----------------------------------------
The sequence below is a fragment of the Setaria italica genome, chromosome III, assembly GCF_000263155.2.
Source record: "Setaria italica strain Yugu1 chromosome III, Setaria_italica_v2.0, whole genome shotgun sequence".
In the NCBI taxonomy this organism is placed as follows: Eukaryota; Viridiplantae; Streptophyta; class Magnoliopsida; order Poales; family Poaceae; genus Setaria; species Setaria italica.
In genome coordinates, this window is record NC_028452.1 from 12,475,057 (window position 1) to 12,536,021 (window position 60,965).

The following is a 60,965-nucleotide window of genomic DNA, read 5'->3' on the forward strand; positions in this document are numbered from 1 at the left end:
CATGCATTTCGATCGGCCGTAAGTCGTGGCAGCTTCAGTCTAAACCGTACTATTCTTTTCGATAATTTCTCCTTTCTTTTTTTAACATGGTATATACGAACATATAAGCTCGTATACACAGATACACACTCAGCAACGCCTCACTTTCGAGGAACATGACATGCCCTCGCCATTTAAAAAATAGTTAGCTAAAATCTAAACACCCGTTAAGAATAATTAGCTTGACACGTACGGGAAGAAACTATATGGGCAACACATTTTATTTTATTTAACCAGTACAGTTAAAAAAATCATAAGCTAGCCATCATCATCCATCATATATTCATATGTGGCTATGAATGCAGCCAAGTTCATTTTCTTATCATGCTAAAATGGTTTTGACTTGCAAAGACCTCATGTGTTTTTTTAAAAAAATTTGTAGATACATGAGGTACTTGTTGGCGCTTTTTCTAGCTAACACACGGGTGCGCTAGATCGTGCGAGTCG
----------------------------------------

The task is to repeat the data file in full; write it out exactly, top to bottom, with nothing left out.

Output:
The sequence below is a fragment of the Setaria italica genome, chromosome III, assembly GCF_000263155.2.
Source record: "Setaria italica strain Yugu1 chromosome III, Setaria_italica_v2.0, whole genome shotgun sequence".
In the NCBI taxonomy this organism is placed as follows: Eukaryota; Viridiplantae; Streptophyta; class Magnoliopsida; order Poales; family Poaceae; genus Setaria; species Setaria italica.
In genome coordinates, this window is record NC_028452.1 from 12,475,057 (window position 1) to 12,536,021 (window position 60,965).

The following is a 60,965-nucleotide window of genomic DNA, read 5'->3' on the forward strand; positions in this document are numbered from 1 at the left end:
CATGCATTTCGATCGGCCGTAAGTCGTGGCAGCTTCAGTCTAAACCGTACTATTCTTTTCGATAATTTCTCCTTTCTTTTTTTAACATGGTATATACGAACATATAAGCTCGTATACACAGATACACACTCAGCAACGCCTCACTTTCGAGGAACATGACATGCCCTCGCCATTTAAAAAATAGTTAGCTAAAATCTAAACACCCGTTAAGAATAATTAGCTTGACACGTACGGGAAGAAACTATATGGGCAACACATTTTATTTTATTTAACCAGTACAGTTAAAAAAATCATAAGCTAGCCATCATCATCCATCATATATTCATATGTGGCTATGAATGCAGCCAAGTTCATTTTCTTATCATGCTAAAATGGTTTTGACTTGCAAAGACCTCATGTGTTTTTTTAAAAAAATTTGTAGATACATGAGGTACTTGTTGGCGCTTTTTCTAGCTAACACACGGGTGCGCTAGATCGTGCGAGTCG